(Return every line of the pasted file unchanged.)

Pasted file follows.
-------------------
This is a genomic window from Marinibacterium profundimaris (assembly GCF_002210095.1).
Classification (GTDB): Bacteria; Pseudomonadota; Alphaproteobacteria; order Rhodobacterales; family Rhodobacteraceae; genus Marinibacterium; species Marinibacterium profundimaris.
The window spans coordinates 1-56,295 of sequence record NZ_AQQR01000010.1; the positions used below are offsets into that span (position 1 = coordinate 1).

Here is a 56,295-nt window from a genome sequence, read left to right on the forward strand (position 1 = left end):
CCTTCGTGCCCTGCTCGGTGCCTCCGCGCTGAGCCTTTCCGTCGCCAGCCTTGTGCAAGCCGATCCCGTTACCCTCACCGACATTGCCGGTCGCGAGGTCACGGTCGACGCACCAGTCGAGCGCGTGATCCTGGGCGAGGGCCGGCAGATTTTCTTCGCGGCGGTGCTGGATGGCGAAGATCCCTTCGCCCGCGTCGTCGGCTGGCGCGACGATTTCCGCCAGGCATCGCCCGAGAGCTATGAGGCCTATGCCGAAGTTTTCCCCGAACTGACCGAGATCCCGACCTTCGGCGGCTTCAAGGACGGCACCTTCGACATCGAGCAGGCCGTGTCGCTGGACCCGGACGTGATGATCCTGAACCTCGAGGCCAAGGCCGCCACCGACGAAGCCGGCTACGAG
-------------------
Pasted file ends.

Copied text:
This is a genomic window from Marinibacterium profundimaris (assembly GCF_002210095.1).
Classification (GTDB): Bacteria; Pseudomonadota; Alphaproteobacteria; order Rhodobacterales; family Rhodobacteraceae; genus Marinibacterium; species Marinibacterium profundimaris.
The window spans coordinates 1-56,295 of sequence record NZ_AQQR01000010.1; the positions used below are offsets into that span (position 1 = coordinate 1).

Here is a 56,295-nt window from a genome sequence, read left to right on the forward strand (position 1 = left end):
CCTTCGTGCCCTGCTCGGTGCCTCCGCGCTGAGCCTTTCCGTCGCCAGCCTTGTGCAAGCCGATCCCGTTACCCTCACCGACATTGCCGGTCGCGAGGTCACGGTCGACGCACCAGTCGAGCGCGTGATCCTGGGCGAGGGCCGGCAGATTTTCTTCGCGGCGGTGCTGGATGGCGAAGATCCCTTCGCCCGCGTCGTCGGCTGGCGCGACGATTTCCGCCAGGCATCGCCCGAGAGCTATGAGGCCTATGCCGAAGTTTTCCCCGAACTGACCGAGATCCCGACCTTCGGCGGCTTCAAGGACGGCACCTTCGACATCGAGCAGGCCGTGTCGCTGGACCCGGACGTGATGATCCTGAACCTCGAGGCCAAGGCCGCCACCGACGAAGCCGGCTACGAG